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Ways To Get Out Out Of A Skid – All 5 Types Of Them

We recently talked about car safety features and how they can help you navigate the wintry roads. With winter weather just waiting to cover our roads with snow and black ice, we think it’s important you know what to do if you ever get into a skid. With some help from ArtOfManliness, we’ll be listing 5 different types of skids one could get into while driving, and how you could safely get out of these skids and correct your car’s trajectory.

Losing control of your vehicle can be one of the scariest feelings in the world. Especially if you’re on a highway. It can be extremely easy to lose focus as panic sets in. The very fact that there are different types of skids and each type requires a different maneuver to correct is scary enough. In addition, it’s important to know if your car is front-wheel drive, rear-wheel drive, or all-wheel drive. This could help you understand the type of skid your car might get into and how to get out of it.

Without further ado, here are the 5 different types of skids along with tips on how you could 1) get out of them and 2) prevent them from happening:

The Wheel Spin

Most drivers who’ve driven through snow-covered roads have experienced “The Wheel Spin”. When you accelerate and your tires spin at a speed your car is not traveling at, you’re in a wheel spin. This type of skid can lead to different outcomes depending on whether your car is front-wheel drive, rear-wheel drive, or all-wheel drive. The cause of a wheel spin is simple – accelerating too fast on a slippery or snow-covered road. The tires don’t properly grip the pavement, due to the lack of friction, causing them to spin rapidly. Don’t underestimate this type of skid. It might not be too dangerous if you’re just trying to back out of your driveway. But if it happens while you’re already accelerating, or worse, during a turn or on a steep hill, it could lead to catastrophe.

The solution, however, is relatively simple. Although it’s simple, it can create panic. If it happens to you, the first thing you need to do is remain calm (as with all skids) and remember how to get out of this type of skid. You need to regain traction. Take your foot of the accelerator, and retry accelerating with a much lighter foot. Slowly and cautiously accelerate (*unless this could make the situation more dangerous, ie. if you’re headed down a steep hill) until your tires regain traction. You might have to give this a couple of tries if your wheels are stuck in snow. Prevent ever getting into a Wheel Spin by taking it slow on the road when it’s slippery or covered in snow.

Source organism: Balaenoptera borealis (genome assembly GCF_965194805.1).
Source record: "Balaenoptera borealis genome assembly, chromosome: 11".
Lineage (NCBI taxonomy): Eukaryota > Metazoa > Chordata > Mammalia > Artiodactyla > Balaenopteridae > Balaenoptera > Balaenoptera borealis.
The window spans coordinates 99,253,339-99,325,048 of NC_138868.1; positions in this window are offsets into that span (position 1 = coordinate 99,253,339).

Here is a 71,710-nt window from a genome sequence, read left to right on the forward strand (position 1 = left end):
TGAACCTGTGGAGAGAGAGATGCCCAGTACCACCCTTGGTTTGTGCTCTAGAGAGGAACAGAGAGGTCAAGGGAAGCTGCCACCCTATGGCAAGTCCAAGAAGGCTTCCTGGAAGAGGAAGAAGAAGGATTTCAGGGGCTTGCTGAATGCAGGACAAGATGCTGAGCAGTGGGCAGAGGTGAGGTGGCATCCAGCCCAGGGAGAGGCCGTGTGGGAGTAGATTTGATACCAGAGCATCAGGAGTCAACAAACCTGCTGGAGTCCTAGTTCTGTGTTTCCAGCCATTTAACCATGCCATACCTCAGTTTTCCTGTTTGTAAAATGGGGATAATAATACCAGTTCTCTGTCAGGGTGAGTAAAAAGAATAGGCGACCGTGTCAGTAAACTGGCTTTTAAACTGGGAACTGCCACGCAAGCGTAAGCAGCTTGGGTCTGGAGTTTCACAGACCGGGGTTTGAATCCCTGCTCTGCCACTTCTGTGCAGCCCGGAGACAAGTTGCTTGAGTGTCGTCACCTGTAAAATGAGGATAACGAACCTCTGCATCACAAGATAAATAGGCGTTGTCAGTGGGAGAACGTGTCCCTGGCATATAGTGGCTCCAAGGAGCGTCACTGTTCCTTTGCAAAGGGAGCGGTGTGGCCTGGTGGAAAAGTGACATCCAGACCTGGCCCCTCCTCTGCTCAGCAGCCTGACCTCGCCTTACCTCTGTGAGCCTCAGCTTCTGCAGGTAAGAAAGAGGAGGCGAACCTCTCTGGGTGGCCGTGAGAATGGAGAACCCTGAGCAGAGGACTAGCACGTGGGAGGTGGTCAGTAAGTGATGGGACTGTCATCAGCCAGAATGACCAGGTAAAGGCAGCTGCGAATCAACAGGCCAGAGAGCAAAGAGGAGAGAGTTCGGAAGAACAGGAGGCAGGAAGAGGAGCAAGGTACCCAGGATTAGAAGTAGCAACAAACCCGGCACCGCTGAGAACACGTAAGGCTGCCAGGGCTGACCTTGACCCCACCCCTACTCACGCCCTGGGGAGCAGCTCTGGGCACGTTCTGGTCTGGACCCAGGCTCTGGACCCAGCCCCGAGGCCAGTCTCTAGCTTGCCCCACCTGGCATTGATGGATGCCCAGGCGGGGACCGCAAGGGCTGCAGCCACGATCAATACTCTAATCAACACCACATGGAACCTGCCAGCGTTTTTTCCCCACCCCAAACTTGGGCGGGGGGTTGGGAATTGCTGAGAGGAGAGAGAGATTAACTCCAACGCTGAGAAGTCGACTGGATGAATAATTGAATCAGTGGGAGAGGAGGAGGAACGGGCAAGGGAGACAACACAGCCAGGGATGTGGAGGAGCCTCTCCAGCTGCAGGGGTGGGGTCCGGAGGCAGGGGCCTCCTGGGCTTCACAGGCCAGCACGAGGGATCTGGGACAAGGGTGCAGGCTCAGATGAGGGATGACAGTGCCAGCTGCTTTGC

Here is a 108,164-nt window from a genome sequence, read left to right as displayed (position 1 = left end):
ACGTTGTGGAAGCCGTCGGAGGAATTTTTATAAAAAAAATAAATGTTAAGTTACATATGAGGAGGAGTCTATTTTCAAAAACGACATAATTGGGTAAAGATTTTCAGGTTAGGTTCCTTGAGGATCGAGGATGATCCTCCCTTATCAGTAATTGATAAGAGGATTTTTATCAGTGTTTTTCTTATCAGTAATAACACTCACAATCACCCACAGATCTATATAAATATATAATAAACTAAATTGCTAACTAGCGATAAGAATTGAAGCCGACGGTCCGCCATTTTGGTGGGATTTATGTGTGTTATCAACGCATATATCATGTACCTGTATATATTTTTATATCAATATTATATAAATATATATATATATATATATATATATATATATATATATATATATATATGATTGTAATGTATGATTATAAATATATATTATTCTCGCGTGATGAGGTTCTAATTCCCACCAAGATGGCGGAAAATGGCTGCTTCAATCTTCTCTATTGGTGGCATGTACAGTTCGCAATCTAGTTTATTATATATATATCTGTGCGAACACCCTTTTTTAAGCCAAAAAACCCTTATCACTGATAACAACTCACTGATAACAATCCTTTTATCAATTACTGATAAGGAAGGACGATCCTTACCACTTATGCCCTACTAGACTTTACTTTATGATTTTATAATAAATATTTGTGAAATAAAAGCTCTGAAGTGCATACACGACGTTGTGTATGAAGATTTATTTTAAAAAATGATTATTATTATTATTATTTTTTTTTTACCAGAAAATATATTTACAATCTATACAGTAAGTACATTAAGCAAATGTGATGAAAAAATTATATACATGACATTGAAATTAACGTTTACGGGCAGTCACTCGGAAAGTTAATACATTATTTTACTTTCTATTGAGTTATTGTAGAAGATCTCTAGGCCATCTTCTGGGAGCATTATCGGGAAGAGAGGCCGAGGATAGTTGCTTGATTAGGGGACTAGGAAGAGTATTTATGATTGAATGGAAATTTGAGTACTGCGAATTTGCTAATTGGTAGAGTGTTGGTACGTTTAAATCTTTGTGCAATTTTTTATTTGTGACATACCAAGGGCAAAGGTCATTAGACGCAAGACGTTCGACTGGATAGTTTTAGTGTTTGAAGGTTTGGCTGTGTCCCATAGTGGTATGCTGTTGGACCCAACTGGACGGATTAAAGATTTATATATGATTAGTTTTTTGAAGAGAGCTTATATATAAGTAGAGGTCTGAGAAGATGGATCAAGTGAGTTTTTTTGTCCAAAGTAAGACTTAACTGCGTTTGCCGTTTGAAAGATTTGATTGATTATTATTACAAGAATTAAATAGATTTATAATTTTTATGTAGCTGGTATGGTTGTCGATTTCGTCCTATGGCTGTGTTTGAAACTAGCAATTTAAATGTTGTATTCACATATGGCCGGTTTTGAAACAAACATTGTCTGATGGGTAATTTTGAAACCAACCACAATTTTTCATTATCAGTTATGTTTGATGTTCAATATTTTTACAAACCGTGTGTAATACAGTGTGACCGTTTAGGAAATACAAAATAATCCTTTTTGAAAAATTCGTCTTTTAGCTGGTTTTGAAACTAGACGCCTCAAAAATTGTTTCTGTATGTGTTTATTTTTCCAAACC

Wheel Lockup

“Wheel Lockup” occurs when you brake too aggressively/suddenly. Your vehicle could still be in motion, but your tires will stop turning. This presents a dangerous situation if you’re ever stopping abruptly to avoid a collision. Fortunately, “Anti-Lock Braking Systems” (ABS) are now in most cars on the road and are designed to keep your wheels from locking up should you ever brake too aggressively. Check your car’s user manual, or look on the dashboard when you start your car for the ABS symbol, to see if your car has this safety feature installed. If you don’t have the ABS installed in your car, remember that the solution to Wheel Lockup is simple. But Wheel Lockup can prevent you from steering in an emergency situation when you need to steer clear of an object. And you may only have fractions of a second to regain control. If your wheels lock up on you because you’re braking to avoid a collision, remain calm and remember how to get out of it. Pulsate your brakes. Release them and softly/progressively brake again until you feel your wheels turn with your steering wheel toward a safe zone. Repeat this rapidly over and again until you come to a full stop in a safe area (ie. the side of the road).

When we see an accident approaching, it may be instinct to slam on the brakes. But without ABS, this is not always the right move. You’d be surprised at how quickly your car can come to a full stop if you apply the proper amount of pressure to your brakes. If you suddenly slam on the brakes, your wheels will likely lock up. But if you progressively hit the brakes and remain calm in this type of emergency, you may be able to prevent wheel lockup. Remember to keep a very fair amount of distance between you and other cars on the road.